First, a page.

Installations, sculptures, drawings: An artist, Miya Hannan’s website. Her practice is influenced by Asian death philosophy and rituals, as well as by her scientific education.
The source of my art practice goes back to my experiences working within the medical field in Japan. While interacting with patients for seven years, I was left with many questions around the issues involving the end of life. Being a scientist in a country with many superstitions gave me the ability to perceive the world from two contrasting perspectives. To deal with the difficult topic of death, I gradually developed the philosophical view of the world as one comprised of layers and linkages of history, a chain of lives and events that leads from one to the next. In Japan, the souls of the dead live on, spirits exist within nature, and land retains its destiny—people inherit the histories of the land on which they live. Influenced by archaeology and Eastern philosophy, as well as by scientific knowledge, my work depicts my view of death as another form of being alive.
Although I work interdisciplinarily using a wide range of mediums, such as installations, sculptures, drawings, book art, and social practice, all of my artwork comes from my belief in the importance of accepting death on a larger level. This idea is rather foreign to people in the United State, but I have found purpose in my practice in this country. Death is hidden and treated as taboo in this culture. However, denial of death causes more uncertainty and fear in society. Also, our society is now very culturally diverse, and the idea of death and dying varies depending on a person. Respect for each other’s cultures and beliefs has become more important than ever. By showing my artwork, I would like to deliver to people the idea that there are various ways of dealing with death in the world and to allow them a moment to think about human fate.
In the last five years, I have had nine solo and ten group exhibitions, some of which were international. I made an effort on expanding locations where I exhibit my artwork because before joining the University of Nevada, Reno, my exhibitions were mainly in California. I widened my exhibition locations to five new states and three foreign countries. Some international group exhibitions were significant for my career. For example, I was invited to join the Woman’s Essence Show in 2019 and 2020 organized by the Musa International. They invited artists from more than 30 countries, and I was one of the selected artists from the U.S. The 2019 show was held as a concomitant event in the official Pavilion of Bangladesh 58th Venice Biennale. The 2020 show was organized by the collaboration of Musa International and UNESCO as a gender equality project.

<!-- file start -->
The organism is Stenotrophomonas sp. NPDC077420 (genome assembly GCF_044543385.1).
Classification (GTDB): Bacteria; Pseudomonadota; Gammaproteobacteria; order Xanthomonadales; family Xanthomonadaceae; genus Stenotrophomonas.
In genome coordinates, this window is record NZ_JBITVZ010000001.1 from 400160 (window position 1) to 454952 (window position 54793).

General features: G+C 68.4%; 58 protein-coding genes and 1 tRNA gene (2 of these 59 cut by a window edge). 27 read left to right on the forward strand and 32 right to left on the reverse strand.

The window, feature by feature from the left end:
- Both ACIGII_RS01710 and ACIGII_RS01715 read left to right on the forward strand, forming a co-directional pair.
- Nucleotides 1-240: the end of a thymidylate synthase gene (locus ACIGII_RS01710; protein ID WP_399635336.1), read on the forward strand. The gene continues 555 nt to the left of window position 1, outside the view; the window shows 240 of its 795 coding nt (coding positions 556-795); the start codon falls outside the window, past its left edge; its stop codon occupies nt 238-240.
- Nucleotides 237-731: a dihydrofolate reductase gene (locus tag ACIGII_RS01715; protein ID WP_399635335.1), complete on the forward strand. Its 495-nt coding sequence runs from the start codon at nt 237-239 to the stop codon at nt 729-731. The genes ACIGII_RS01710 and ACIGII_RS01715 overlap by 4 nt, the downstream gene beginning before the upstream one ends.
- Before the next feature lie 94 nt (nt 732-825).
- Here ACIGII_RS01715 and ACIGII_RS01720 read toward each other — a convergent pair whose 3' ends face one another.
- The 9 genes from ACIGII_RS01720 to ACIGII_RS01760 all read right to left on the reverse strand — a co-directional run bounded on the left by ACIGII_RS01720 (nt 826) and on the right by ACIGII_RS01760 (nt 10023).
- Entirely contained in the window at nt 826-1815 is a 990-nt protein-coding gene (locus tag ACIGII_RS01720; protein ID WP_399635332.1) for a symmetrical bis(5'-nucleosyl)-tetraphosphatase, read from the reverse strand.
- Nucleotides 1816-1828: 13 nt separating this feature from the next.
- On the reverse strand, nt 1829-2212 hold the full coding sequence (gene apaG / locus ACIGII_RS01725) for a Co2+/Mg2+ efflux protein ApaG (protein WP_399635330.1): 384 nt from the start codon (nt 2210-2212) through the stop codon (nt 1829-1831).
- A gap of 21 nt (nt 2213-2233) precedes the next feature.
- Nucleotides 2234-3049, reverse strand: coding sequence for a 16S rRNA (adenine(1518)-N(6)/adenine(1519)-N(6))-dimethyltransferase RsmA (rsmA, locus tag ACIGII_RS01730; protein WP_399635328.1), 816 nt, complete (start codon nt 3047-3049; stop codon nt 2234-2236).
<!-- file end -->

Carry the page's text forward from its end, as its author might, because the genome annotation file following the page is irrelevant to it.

I have also undertaken two major, long-term art projects. One of them was an artist's book project, Three Poems Disrupting the Language. I was honored to be invited by Brighton Press, an established fine art press in San Diego, to collaborate and create this limited-edition artist’s book with them. The artist’s book I worked on was a collaborative book with the poet/artist Bill Kelly. My part of the book was to translate his poems into Japanese and make images throughout the book. We produced the edition of fifty books of which I hand-painted each page. So far, the book has been included in collections of 28 institutions including Getty Research Institute, Los Angeles, CA, Harvard University, Cambridge, MA, Stanford University, Stanford, CA, and the Library of Congress, Washington, DC.
The other project is an on-going social practice project, Patria Soli. This project helps people who are not able to go back to their homeland at the end of their life by delivering soil from one’s homeland to a person. I collaborate with Professor Jillian Tullis at the University of San Diego, who is a health communication specialist. We hope that this simple gesture will provide participants a sense of comfort and a conversation starter for necessary, otherwise difficult, communication between people and their family. The first two years were spent establishing the project, obtaining a soil shipping permit from the US Agriculture Department, applying for funding, and building social media and the website. In 2020, I was accepted to present my project in NY with Reimagine End of Life. Even though the event was turned into a virtual event because of COVID-19, I presented workshops collaborating with the large non-profit organization Reimagine. I also had a radio interview about the project by KSVR-FM, Bellingham, WA.
I was awarded three prestigious artist residency programs, Red Gate Residency, Beijing, China, Willapa Bay AiR Residency, Oysterville, WA, and Open Air Artist-in-Residence, Missoula, MT (scheduled for this summer). I was also fortunate to receive two regional grants (Nevada Arts Council and Sierra Arts Foundation), five UNR-based grants, and a UNR-based fellowship for various projects and exhibitions. Some of my exhibitions, projects, and artworks were reviewed by magazines.
My plans for the next five years are to try to have more museum shows and international shows, begin another book art project, and move forward with my Patria Soli project. I will continue my studio practice establishing and strengthening my artistic voice. As an artist who works with both two- and three-dimensional works, my goal has been finding the way to combine the two aspects in one artwork. This effort will continue. Also, I would like to conduct more projects outside galleries and museums where I can be directly involved with people though my projects. This will continue to be an important part of my practice since one of my artistic goals is to change people’s attitude toward death.